So we have another poll
reinforcing what we already know. Or should have known.
(Just once I’d love to see one of these polls blindside us with something.)
This week opened with a new Associated Press-GfK poll that tells us the people who already had coverage before the president signed PPACA into law – roughly 85 percent of the country – are suddenly pissed off. Why? Because it just dawned on us that, yeah, it screws with us, after all.
Honestly, what’s more naïve: someone without coverage thinking they’re gonna get free health care now? Or someone with a plan already who doesn’t consider his coverage might change?
That being said, while about 75 percent of insureds admit the obvious – that the rollout’s been more of “stumble out” – almost half of them also say their policies won’t be the same next year.
And those changes – whether they’re higher copays, less coverage or greater out-of-pocket maximums – are all being laid at the feet of the Patient Protection and Affordable Care Act, to the tune nearly 80 percent of the respondents.
How soon we forget the economy – and never-ending health care cost increases – drove some of these changes long before PPACA became this administration’s albatross. We used to point our finger at the greedy, cost-cutting corporations who either cut your health insurance or your job. We used to blame the evil health insurance companies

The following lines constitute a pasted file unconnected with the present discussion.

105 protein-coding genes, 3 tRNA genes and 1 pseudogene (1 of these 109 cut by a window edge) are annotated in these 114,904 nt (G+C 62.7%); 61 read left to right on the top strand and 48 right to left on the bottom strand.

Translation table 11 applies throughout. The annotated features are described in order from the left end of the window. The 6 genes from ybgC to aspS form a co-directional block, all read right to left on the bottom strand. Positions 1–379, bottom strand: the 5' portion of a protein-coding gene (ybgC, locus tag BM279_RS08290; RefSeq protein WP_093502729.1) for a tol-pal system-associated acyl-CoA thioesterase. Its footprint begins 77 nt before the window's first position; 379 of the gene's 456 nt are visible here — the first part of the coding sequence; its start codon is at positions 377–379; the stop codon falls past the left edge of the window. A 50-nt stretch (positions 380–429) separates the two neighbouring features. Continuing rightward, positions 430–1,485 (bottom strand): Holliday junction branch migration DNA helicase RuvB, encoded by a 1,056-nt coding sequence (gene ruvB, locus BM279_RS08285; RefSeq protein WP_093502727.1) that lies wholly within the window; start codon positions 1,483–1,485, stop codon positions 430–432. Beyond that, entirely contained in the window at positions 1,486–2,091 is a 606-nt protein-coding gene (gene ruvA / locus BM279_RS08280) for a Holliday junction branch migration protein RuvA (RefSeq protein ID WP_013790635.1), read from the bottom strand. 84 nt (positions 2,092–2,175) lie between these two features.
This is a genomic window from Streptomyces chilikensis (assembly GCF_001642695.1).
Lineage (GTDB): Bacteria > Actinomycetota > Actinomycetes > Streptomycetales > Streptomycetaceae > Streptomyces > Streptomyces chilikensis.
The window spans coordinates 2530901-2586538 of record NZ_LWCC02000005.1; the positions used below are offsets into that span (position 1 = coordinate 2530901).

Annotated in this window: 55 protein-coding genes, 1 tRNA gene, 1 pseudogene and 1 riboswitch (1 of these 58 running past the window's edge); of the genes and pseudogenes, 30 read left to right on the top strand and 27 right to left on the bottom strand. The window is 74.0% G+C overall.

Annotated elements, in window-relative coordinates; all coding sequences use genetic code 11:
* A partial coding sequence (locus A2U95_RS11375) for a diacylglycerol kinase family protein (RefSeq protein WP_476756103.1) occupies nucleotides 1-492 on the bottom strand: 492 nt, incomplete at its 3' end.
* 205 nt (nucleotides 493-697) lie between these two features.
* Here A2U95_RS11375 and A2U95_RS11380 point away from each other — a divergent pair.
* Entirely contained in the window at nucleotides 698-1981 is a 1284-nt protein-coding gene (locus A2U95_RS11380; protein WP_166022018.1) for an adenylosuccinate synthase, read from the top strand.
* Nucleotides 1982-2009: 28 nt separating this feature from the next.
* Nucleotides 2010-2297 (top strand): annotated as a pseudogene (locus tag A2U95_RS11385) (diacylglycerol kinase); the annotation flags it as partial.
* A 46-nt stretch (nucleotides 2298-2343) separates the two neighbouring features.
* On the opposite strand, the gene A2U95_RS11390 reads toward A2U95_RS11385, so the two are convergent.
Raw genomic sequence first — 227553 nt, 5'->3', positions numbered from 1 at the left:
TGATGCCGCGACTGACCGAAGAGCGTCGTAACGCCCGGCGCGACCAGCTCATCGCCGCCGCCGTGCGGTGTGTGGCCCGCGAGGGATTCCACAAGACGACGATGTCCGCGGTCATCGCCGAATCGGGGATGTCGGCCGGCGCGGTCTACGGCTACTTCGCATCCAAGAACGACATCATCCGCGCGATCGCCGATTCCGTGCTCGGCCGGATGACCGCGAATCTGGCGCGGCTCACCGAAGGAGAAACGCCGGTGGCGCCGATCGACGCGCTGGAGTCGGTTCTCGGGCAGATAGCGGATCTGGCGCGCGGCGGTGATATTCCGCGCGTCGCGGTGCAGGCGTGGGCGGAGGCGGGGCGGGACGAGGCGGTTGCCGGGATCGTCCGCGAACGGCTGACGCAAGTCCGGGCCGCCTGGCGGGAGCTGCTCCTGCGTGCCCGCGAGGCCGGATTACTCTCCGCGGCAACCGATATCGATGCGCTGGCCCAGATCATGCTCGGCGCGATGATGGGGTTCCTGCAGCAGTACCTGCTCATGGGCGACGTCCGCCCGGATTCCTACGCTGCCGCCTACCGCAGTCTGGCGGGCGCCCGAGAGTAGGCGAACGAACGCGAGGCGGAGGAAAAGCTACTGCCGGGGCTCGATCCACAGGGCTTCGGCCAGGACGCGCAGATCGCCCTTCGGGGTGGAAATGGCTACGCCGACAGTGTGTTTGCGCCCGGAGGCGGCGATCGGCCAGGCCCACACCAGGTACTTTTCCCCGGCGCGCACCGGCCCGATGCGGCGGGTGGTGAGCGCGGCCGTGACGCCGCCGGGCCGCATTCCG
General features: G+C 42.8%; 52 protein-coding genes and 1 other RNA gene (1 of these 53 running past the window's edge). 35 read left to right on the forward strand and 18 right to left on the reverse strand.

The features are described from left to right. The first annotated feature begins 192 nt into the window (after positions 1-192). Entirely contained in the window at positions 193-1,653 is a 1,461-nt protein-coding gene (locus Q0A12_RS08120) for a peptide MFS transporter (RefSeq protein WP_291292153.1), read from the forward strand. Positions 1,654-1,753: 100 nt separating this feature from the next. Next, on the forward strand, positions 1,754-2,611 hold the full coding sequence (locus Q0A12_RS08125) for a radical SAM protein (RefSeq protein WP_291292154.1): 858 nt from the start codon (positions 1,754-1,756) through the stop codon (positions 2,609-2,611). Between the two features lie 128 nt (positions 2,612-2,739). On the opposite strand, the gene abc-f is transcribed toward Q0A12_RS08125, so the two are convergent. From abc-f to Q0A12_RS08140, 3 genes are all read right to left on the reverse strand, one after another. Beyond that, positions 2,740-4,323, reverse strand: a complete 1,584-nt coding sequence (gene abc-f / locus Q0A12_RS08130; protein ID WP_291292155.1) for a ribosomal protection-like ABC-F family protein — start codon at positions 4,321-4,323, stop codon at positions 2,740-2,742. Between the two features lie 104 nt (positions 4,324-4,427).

, who never seemed to be in the business of promoting health or providing insurance. Now it’s all Obama’s fault.
Which is fine, to a point. This law has already shown us that its biggest misnomer is half its title: affordable. The should have just called it the “(Almost) Universal Coverage Act.” But then, of course, that would have been a tough sell given how much it reeks of HillaryCare. (Bet that’s looking pretty good right about now.)
Again, these polls – and the fretting that typically follows them – only serve to remind me not of dishonest politicians and bumbling bureaucrats (about which I already know plenty) but of how hopelessly out-of-touch the average respondent, i.e. voter really is.
When you pass a law meant to expand health care coverage to everyone, guess what’s going to happen? Everyone will have to pay more. The people who need it most will be the first in line to apply for coverage. And at some point we’ll find out there are enough providers. Oh, and big surprise, the federal government
won’t be abler to do something quickly and efficiently.
Overall, this law – by both its protracted, painful implementation and the subsequent dismantling of truths we believed about it – has served to hurt this president like nothing else. This poll shows his health care disapproval rating as high as 60 percent. And it will, in fact, be his legacy. Just not the way he’d planned.
Originally published on BenefitsPro.com